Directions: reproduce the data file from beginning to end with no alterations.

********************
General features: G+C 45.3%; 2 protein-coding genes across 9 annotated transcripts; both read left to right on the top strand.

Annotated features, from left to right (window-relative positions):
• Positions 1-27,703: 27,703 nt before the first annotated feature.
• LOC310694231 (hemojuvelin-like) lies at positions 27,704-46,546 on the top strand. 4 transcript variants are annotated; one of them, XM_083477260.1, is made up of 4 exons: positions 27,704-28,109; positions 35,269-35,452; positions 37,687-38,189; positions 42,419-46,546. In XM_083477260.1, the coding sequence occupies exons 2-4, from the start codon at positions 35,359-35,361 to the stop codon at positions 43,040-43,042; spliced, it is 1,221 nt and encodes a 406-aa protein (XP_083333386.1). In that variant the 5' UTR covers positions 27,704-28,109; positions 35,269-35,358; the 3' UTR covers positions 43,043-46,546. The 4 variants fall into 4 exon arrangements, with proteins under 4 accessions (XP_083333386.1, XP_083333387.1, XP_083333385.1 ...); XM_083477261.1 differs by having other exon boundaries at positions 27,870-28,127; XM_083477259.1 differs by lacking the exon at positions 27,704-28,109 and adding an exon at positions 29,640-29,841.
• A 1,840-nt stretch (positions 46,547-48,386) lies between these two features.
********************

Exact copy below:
General features: G+C 45.3%; 2 protein-coding genes across 9 annotated transcripts; both read left to right on the top strand.

Annotated features, from left to right (window-relative positions):
• Positions 1-27,703: 27,703 nt before the first annotated feature.
• LOC310694231 (hemojuvelin-like) lies at positions 27,704-46,546 on the top strand. 4 transcript variants are annotated; one of them, XM_083477260.1, is made up of 4 exons: positions 27,704-28,109; positions 35,269-35,452; positions 37,687-38,189; positions 42,419-46,546. In XM_083477260.1, the coding sequence occupies exons 2-4, from the start codon at positions 35,359-35,361 to the stop codon at positions 43,040-43,042; spliced, it is 1,221 nt and encodes a 406-aa protein (XP_083333386.1). In that variant the 5' UTR covers positions 27,704-28,109; positions 35,269-35,358; the 3' UTR covers positions 43,043-46,546. The 4 variants fall into 4 exon arrangements, with proteins under 4 accessions (XP_083333386.1, XP_083333387.1, XP_083333385.1 ...); XM_083477261.1 differs by having other exon boundaries at positions 27,870-28,127; XM_083477259.1 differs by lacking the exon at positions 27,704-28,109 and adding an exon at positions 29,640-29,841.
• A 1,840-nt stretch (positions 46,547-48,386) lies between these two features.